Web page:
Aiming Low: The Ambition Deficit in Global Emissions Reductions
As in Durban, a notable concern at this COP is the “ambition deficit”—that is, the significant gap between the Intergovernmental Panel on Climate Change’s recommended level of emissions reductions—those required to limit global temperature rise to 2°C—and the level of emissions reductions currently committed to by countries worldwide.
In other words, everyone is aiming low on an issue that many believe requires countries to aim extremely high.
Recent French commentary on the negotiations put some numbers on the gap, noting that “according to the lowest stabilisation scenario of the Intergovernmental Panel on Climate Change (IPCC), the developed countries should reduce their emissions by 25% to 40% in 2020 compared with 1990 to limit the rise in mean global temperature to 2°C. Recent analyses suggest that the current commitments of Annex I Parties would result in a global reduction of emissions of between 11% and 16% by 2020 compared with the 1990 level.”
How to encourage countries to increase their level of ambition has been a point of discussion and debate in both the negotiations and the side events associated with the COP. The United Nations Environment Program (UNEP) released a report a few weeks ago providing some tangible suggestions, but underneath all of them is the driving sense that countries simply need to aim higher.
And the ambition deficit isn’t just a matter of concern for meeting overall emissions targets; it’s also a sticking point in the negotiations, further hindering progress. Many developing countries are less than thrilled about setting their own firm commitments until they see the developed world—those countries historically responsible for the vast majority of global emissions—stepping up to do what they say they’re going to do.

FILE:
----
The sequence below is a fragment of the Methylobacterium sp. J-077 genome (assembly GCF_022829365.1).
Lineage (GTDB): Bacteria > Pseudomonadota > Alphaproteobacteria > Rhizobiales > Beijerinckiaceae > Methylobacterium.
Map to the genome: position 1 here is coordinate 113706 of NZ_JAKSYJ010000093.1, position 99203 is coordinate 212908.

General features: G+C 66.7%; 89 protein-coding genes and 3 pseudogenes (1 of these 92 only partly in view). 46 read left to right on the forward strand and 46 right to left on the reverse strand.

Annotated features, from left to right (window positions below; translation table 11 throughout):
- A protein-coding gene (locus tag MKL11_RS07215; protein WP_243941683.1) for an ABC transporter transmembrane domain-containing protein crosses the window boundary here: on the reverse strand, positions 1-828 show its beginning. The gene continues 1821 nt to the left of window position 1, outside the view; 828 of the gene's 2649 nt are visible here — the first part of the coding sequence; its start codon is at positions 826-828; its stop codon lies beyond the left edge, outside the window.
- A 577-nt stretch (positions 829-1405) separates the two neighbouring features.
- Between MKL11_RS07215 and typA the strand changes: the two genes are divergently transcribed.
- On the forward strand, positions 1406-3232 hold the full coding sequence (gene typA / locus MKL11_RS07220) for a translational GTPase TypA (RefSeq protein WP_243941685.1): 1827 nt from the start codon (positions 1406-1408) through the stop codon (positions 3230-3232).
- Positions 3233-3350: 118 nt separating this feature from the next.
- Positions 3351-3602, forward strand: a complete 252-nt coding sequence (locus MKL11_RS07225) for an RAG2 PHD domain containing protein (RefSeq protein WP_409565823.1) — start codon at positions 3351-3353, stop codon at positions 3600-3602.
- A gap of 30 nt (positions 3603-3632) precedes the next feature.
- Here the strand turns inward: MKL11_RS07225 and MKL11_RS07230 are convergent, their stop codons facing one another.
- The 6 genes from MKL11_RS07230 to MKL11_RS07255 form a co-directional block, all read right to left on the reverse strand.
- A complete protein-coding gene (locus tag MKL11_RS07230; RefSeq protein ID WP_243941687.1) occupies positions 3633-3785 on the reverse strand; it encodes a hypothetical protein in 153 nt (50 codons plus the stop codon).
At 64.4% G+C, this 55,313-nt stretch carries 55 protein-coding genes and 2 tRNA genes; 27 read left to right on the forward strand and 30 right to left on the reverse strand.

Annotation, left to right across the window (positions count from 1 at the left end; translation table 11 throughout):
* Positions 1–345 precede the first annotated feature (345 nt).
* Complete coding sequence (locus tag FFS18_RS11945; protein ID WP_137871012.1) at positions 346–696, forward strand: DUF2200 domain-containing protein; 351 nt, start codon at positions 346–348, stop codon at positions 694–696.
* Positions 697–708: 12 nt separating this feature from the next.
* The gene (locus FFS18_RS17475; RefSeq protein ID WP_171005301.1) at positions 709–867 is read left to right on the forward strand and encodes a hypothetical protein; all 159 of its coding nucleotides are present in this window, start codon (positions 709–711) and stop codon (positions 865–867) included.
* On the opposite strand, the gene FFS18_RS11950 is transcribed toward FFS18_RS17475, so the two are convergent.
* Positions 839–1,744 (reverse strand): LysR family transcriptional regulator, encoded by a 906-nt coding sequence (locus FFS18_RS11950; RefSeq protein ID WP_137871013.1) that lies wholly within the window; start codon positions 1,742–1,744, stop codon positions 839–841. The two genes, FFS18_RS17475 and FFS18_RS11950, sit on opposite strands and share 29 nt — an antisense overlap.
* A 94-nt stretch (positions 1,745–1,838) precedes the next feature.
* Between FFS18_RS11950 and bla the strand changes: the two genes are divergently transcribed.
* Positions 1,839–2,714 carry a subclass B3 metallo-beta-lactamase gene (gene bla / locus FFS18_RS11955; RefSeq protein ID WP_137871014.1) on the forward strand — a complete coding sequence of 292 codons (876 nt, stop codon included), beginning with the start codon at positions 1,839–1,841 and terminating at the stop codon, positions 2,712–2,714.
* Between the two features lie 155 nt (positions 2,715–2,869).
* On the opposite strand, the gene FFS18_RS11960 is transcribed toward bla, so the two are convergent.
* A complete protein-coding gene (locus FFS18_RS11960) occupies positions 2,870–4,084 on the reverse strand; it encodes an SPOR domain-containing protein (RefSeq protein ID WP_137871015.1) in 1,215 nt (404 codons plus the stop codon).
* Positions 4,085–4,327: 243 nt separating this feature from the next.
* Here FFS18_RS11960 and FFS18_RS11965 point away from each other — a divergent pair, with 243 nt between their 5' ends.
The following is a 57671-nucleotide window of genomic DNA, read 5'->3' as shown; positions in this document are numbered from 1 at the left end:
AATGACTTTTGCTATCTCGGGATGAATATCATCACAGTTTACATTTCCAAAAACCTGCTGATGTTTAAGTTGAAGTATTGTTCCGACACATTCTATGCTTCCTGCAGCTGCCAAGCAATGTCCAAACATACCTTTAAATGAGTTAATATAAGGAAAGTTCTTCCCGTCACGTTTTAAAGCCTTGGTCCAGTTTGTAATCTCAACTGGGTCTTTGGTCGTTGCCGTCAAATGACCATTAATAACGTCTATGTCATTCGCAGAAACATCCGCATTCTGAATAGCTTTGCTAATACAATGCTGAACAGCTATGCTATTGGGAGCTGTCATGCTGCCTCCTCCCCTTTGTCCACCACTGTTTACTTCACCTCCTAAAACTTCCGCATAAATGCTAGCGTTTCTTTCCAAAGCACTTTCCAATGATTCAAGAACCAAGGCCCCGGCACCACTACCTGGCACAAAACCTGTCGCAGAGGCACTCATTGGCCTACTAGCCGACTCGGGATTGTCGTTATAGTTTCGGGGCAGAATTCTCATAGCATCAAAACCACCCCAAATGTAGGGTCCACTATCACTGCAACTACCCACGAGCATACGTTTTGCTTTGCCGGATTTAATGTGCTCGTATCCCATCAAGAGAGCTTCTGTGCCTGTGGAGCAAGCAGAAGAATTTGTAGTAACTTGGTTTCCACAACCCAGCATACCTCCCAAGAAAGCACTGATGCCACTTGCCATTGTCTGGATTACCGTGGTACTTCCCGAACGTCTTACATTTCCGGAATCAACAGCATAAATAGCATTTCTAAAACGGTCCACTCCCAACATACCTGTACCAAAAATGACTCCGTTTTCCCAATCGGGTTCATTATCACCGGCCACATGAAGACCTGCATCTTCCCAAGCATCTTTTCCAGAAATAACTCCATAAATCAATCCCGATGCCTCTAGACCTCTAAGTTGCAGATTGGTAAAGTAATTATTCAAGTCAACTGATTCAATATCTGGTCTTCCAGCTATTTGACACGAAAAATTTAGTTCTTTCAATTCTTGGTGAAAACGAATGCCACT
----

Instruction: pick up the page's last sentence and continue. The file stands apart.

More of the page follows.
At the moment, subnational action seems to be a bright light in a sea of bad news on this topic. As noted in Rob Stavins’s blog post included here on Common Resources, California—the world’s ninth largest economy—is moving ahead successfully in auctioning allowances and advancing its statewide cap-and-trade program. China is launching pilot emissions trading schemes in seven areas (four municipalities including Beijing and Shanghai, plus two provinces and one special economic zone). And cities across the globe are committing to action on energy efficiency and other avenues for emissions reductions.
These subnational actions certainly have their challenges, including how to link systems to expand trading opportunities. But they also allow for greater experimentation and tailoring in system design, as one Chinese scholar noted. When asked if all seven pilot trading programs were going to be harmonized (or even homogenized), he suggested that for the moment, they will be developed independently.
UNEP Executive Director Achim Steiner argued in one of this week’s side events that local actions aren’t enough, as they can’t be scaled up quickly enough to meet the required pace of decarbonization. But whatever their efficacy on a global scale, they are a major topic here in Doha, and might provide a method to kickstart greater national and global ambition.